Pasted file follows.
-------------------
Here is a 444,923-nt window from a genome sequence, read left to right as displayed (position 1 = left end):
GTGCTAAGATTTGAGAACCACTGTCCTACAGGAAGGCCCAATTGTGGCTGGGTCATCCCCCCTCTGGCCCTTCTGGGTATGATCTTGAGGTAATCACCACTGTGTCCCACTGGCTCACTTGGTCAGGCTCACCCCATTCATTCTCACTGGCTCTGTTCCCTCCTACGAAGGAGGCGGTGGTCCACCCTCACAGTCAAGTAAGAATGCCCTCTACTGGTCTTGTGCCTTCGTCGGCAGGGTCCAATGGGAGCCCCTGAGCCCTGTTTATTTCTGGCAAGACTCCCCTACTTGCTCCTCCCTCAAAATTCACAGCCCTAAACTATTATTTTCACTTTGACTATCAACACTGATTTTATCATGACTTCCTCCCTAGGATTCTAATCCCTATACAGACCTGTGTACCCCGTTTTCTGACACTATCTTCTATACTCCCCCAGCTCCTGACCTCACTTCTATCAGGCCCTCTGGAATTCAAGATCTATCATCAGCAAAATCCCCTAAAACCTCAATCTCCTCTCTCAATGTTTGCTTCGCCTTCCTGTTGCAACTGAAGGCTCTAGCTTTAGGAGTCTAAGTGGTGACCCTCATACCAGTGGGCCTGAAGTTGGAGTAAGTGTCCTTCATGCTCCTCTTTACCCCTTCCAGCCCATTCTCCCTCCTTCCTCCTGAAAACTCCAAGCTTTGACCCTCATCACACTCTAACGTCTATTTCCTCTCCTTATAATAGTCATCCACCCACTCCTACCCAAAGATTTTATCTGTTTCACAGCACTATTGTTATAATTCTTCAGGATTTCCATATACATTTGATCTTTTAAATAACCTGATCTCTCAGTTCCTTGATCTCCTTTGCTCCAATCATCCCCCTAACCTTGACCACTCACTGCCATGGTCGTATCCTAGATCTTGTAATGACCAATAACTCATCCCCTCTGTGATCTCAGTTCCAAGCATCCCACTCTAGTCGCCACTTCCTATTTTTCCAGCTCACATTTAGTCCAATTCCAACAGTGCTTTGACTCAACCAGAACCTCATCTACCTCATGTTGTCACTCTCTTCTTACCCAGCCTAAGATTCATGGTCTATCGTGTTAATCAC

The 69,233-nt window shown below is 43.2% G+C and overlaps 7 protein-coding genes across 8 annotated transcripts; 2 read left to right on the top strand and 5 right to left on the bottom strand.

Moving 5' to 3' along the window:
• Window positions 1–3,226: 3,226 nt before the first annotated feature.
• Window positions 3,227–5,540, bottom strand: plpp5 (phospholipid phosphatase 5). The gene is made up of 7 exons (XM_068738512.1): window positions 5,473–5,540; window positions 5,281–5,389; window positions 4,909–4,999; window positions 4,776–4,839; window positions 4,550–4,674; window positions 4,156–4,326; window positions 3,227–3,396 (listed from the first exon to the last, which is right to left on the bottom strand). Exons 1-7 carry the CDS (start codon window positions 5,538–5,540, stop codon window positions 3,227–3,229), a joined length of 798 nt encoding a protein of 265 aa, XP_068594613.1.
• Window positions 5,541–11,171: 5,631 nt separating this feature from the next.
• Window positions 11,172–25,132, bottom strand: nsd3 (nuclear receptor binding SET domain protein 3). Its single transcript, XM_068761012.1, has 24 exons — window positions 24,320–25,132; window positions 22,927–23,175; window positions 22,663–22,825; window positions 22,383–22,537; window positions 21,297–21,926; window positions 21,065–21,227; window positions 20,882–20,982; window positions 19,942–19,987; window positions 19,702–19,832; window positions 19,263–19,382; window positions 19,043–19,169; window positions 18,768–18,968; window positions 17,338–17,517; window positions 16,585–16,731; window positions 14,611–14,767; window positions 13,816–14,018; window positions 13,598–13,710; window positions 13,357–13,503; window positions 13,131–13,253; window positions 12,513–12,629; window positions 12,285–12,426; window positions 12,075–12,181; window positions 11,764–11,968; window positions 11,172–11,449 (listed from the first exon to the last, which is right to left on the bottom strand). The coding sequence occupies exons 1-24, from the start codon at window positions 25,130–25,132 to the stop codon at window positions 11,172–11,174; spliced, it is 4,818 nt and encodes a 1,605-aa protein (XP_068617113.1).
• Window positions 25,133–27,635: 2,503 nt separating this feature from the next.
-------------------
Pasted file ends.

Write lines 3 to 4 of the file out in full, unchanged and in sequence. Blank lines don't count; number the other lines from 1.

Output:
The 69,233-nt window shown below is 43.2% G+C and overlaps 7 protein-coding genes across 8 annotated transcripts; 2 read left to right on the top strand and 5 right to left on the bottom strand.

Moving 5' to 3' along the window: